Artificial Intelligence: How does technology help reunite Holocaust survivors through photos of children?

Artificial Intelligence: How does technology help reunite Holocaust survivors through photos of children?
Artificial Intelligence: How does technology help reunite Holocaust survivors through photos of children?

Artificial Intelligence: How does technology help reunite Holocaust survivors through photos of children?

  • Tom Jerkins
  • BBC

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Blanche Wechsler between present and past, specifically 1945

Blanche Wechsler remembers hiding under a bed while the Nazis searched for her.

“I felt them rummaging through the bed,” says Blanche, “I told myself I mustn’t breathe, sneeze or make any noise, otherwise I’ll lose my life.”

Blanche was fortunate to have escaped death at the hands of the Nazis, who killed nearly six million Jews in the Holocaust during World War II.

To date, over a million of these victims have not been identified. But it seems that identifying these individuals has become possible through the use of an artificial intelligence program invented by a software engineer named Daniel Bate.

Using facial recognition technology in hundreds of thousands of archival photos of Holocaust victims and survivors, Danielle’s program was able to identify a photo of Blanche Wechsler taken during the war.

The artificial intelligence program is first introduced to one of the images before – based on this prior knowledge – it embarks on a journey to search through the millions of faces containing stock images until it finds the owner or owner of the image it knows finds in advance.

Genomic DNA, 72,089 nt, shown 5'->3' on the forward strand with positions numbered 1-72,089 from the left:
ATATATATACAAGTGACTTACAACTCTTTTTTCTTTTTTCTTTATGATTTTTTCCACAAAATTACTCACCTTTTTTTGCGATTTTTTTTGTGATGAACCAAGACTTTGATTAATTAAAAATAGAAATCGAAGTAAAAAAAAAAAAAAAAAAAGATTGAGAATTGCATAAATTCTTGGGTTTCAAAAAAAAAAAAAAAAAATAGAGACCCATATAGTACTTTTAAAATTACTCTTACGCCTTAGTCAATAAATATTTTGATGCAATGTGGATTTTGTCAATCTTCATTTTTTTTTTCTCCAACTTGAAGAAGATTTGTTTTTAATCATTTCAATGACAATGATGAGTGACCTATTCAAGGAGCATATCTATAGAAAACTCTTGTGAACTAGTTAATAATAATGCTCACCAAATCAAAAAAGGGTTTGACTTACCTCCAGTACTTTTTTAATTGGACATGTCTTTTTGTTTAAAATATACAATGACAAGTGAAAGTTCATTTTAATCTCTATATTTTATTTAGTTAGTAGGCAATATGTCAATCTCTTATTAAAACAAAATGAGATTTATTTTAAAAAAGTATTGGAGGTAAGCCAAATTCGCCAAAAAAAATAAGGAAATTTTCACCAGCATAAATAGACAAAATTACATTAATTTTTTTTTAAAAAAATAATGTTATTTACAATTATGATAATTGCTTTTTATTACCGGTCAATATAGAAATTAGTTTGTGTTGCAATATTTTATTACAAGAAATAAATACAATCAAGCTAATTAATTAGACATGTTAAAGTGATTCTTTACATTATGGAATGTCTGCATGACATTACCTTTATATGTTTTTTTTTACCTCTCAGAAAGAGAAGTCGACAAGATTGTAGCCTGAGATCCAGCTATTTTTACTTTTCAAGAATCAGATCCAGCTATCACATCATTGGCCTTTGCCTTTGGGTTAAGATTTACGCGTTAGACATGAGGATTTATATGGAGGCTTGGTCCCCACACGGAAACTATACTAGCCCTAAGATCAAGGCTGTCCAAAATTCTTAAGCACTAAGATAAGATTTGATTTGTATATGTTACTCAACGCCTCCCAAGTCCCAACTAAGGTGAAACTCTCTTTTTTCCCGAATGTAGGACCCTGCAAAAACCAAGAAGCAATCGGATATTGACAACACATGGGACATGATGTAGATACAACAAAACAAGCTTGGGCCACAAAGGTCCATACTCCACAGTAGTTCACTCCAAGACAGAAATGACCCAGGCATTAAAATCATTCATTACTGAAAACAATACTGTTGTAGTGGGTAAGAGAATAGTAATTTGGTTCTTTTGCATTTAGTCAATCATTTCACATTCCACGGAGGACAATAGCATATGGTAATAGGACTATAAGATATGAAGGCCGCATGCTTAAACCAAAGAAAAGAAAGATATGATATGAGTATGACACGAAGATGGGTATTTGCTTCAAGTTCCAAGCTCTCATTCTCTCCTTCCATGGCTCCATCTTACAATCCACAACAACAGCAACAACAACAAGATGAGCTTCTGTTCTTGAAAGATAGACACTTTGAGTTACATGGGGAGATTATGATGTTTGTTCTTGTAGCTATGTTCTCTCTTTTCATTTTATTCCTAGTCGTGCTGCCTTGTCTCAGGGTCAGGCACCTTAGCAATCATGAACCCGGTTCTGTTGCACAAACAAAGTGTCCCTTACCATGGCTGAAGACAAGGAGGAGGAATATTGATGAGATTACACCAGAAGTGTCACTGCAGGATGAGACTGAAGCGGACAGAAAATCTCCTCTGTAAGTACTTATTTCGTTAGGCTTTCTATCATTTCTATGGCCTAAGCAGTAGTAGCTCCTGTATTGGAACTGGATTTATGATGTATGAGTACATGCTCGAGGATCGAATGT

With this work, collecting points separated by war conditions and time, it is possible to identify unknown people.

Blanche is now 86 years old and lives in New York. She recognized the family members pictured below right, while Blanche had never seen the group photo on the left, taken in France during the war.

The two images were linked to the Daniel artificial intelligence program.

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Blanche’s face in the archival photo on the left was previously on the list of anonymous photos – she recognized Blanche in the family photo on the right

As a child, Blanche was known as Bronya. She was living in Poland when the Nazis were looking for her and her family.

Her mother and siblings were killed – but she survived thanks to her Aunt Rose, who managed to hide her.

Engineer Daniel, the owner of the artificial intelligence program, traveled to Blanche to reunite her with the remaining members of her family, pictured at right.

Blanche says the photos brought back old memories, including an old French song she learned at school as a child.

Blanche immediately recognized herself in the front row of the group photo, but that’s not all; Blanche recognized her Aunt Rose and one of the boys in the photo — and she provided new information for Danielle and the United States Holocaust Memorial Museum to research.

Scott Miller, an official at the Holocaust Museum, said that “it’s very important to identify the people in these photos because they’re wearing something worthy of their memory.”

“We all know the number – six million Jews were murdered – each of these victims has a name, each of them has a face,” Miller adds.

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Blanche appears in the center of the first row of the photograph, in which only three of those appearing have been identified

Before Blanche saw the photo, only three of the people in it had been identified.

Thanks to Blanche and Daniel’s AI program, the number of people identified in the image above has doubled.


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